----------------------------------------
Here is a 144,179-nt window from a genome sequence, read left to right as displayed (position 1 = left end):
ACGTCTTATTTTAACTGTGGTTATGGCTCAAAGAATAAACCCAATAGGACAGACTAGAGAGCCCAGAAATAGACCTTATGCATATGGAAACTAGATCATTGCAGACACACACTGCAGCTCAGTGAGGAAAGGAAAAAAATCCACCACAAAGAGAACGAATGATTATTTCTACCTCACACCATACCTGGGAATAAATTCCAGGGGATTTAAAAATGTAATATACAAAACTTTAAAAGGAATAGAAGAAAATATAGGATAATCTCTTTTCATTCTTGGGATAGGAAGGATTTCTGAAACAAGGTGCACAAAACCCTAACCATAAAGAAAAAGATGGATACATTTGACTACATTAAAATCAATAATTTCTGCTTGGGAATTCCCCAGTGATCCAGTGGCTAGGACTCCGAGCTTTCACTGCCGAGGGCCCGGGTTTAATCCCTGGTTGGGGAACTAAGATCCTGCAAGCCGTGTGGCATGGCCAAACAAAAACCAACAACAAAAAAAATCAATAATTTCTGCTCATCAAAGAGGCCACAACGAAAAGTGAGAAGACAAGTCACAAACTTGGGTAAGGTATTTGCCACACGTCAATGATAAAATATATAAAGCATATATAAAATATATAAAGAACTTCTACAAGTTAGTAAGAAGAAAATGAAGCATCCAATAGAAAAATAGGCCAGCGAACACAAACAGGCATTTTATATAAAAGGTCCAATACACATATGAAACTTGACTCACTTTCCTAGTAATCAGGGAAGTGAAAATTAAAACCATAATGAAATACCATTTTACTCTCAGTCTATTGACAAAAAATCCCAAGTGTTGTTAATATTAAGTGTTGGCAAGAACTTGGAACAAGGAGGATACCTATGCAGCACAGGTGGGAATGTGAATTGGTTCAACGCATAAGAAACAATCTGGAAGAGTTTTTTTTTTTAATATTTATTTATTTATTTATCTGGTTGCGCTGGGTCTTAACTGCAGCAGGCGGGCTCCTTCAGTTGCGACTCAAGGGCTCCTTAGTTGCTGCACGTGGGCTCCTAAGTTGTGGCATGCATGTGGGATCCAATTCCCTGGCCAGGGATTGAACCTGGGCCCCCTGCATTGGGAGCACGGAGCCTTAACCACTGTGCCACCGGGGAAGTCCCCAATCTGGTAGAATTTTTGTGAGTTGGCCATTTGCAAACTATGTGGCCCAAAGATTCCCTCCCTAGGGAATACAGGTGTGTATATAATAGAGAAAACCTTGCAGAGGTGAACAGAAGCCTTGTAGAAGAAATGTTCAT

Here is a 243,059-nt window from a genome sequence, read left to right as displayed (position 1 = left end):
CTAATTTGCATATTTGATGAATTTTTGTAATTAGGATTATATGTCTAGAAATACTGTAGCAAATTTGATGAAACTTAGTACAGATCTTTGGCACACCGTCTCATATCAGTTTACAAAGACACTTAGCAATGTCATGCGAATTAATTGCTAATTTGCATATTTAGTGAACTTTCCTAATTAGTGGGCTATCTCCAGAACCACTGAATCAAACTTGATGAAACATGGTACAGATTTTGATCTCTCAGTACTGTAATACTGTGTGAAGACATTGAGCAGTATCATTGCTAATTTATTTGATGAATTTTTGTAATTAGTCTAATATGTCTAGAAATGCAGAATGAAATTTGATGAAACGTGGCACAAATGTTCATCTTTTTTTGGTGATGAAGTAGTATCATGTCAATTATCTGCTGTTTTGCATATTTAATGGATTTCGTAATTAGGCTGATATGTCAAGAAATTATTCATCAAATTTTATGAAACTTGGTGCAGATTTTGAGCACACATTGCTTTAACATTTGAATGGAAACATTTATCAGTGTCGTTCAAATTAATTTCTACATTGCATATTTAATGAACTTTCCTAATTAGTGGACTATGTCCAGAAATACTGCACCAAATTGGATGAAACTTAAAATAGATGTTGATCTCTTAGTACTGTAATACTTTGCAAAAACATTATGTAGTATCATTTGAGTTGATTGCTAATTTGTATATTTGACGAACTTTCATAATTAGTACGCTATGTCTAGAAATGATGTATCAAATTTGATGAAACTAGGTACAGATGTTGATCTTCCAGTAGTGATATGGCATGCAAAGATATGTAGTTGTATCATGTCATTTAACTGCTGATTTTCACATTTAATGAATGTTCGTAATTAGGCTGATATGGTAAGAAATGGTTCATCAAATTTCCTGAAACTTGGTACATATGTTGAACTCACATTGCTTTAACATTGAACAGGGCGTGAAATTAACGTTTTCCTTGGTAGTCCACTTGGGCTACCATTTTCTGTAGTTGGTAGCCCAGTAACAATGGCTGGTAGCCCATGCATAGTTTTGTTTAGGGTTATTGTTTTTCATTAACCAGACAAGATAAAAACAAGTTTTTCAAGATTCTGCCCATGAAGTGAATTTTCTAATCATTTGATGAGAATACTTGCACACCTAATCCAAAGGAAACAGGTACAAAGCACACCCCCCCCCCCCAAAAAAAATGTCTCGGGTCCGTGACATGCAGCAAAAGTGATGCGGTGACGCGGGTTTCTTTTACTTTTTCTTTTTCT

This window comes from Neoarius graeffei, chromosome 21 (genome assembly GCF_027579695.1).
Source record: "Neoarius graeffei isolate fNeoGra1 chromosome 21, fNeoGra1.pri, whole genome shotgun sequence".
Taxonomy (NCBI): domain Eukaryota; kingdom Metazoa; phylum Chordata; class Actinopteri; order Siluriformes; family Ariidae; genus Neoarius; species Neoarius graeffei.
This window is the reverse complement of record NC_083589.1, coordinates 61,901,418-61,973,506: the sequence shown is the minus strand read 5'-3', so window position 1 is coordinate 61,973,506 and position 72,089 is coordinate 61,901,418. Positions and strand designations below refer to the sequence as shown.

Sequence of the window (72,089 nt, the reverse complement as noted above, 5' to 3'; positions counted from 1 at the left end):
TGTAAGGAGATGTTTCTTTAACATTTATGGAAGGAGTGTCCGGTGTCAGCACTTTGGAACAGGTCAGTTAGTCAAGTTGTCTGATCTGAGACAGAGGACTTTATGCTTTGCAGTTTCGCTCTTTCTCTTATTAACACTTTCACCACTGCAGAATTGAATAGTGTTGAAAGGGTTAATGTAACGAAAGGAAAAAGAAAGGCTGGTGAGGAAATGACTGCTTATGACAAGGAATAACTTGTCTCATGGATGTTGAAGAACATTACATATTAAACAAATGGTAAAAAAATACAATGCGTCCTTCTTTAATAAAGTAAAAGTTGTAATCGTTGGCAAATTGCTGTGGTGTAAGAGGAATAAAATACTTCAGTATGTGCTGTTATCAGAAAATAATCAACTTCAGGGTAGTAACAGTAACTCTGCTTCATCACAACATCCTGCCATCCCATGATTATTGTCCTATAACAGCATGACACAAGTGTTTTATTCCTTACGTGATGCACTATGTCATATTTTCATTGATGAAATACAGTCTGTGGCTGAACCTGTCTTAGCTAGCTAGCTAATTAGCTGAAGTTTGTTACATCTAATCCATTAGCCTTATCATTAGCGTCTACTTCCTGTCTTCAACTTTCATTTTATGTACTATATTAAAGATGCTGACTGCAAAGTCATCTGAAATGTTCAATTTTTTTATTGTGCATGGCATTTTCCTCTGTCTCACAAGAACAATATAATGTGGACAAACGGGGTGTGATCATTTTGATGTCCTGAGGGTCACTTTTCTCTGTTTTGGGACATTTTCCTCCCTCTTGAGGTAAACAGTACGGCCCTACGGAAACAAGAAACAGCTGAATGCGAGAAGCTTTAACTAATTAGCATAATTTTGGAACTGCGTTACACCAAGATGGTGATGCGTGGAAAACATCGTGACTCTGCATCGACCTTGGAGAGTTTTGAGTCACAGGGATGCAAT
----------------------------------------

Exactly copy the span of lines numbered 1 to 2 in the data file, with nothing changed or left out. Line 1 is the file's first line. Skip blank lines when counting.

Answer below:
Here is a 144,179-nt window from a genome sequence, read left to right as displayed (position 1 = left end):
ACGTCTTATTTTAACTGTGGTTATGGCTCAAAGAATAAACCCAATAGGACAGACTAGAGAGCCCAGAAATAGACCTTATGCATATGGAAACTAGATCATTGCAGACACACACTGCAGCTCAGTGAGGAAAGGAAAAAAATCCACCACAAAGAGAACGAATGATTATTTCTACCTCACACCATACCTGGGAATAAATTCCAGGGGATTTAAAAATGTAATATACAAAACTTTAAAAGGAATAGAAGAAAATATAGGATAATCTCTTTTCATTCTTGGGATAGGAAGGATTTCTGAAACAAGGTGCACAAAACCCTAACCATAAAGAAAAAGATGGATACATTTGACTACATTAAAATCAATAATTTCTGCTTGGGAATTCCCCAGTGATCCAGTGGCTAGGACTCCGAGCTTTCACTGCCGAGGGCCCGGGTTTAATCCCTGGTTGGGGAACTAAGATCCTGCAAGCCGTGTGGCATGGCCAAACAAAAACCAACAACAAAAAAAATCAATAATTTCTGCTCATCAAAGAGGCCACAACGAAAAGTGAGAAGACAAGTCACAAACTTGGGTAAGGTATTTGCCACACGTCAATGATAAAATATATAAAGCATATATAAAATATATAAAGAACTTCTACAAGTTAGTAAGAAGAAAATGAAGCATCCAATAGAAAAATAGGCCAGCGAACACAAACAGGCATTTTATATAAAAGGTCCAATACACATATGAAACTTGACTCACTTTCCTAGTAATCAGGGAAGTGAAAATTAAAACCATAATGAAATACCATTTTACTCTCAGTCTATTGACAAAAAATCCCAAGTGTTGTTAATATTAAGTGTTGGCAAGAACTTGGAACAAGGAGGATACCTATGCAGCACAGGTGGGAATGTGAATTGGTTCAACGCATAAGAAACAATCTGGAAGAGTTTTTTTTTTTAATATTTATTTATTTATTTATCTGGTTGCGCTGGGTCTTAACTGCAGCAGGCGGGCTCCTTCAGTTGCGACTCAAGGGCTCCTTAGTTGCTGCACGTGGGCTCCTAAGTTGTGGCATGCATGTGGGATCCAATTCCCTGGCCAGGGATTGAACCTGGGCCCCCTGCATTGGGAGCACGGAGCCTTAACCACTGTGCCACCGGGGAAGTCCCCAATCTGGTAGAATTTTTGTGAGTTGGCCATTTGCAAACTATGTGGCCCAAAGATTCCCTCCCTAGGGAATACAGGTGTGTATATAATAGAGAAAACCTTGCAGAGGTGAACAGAAGCCTTGTAGAAGAAATGTTCAT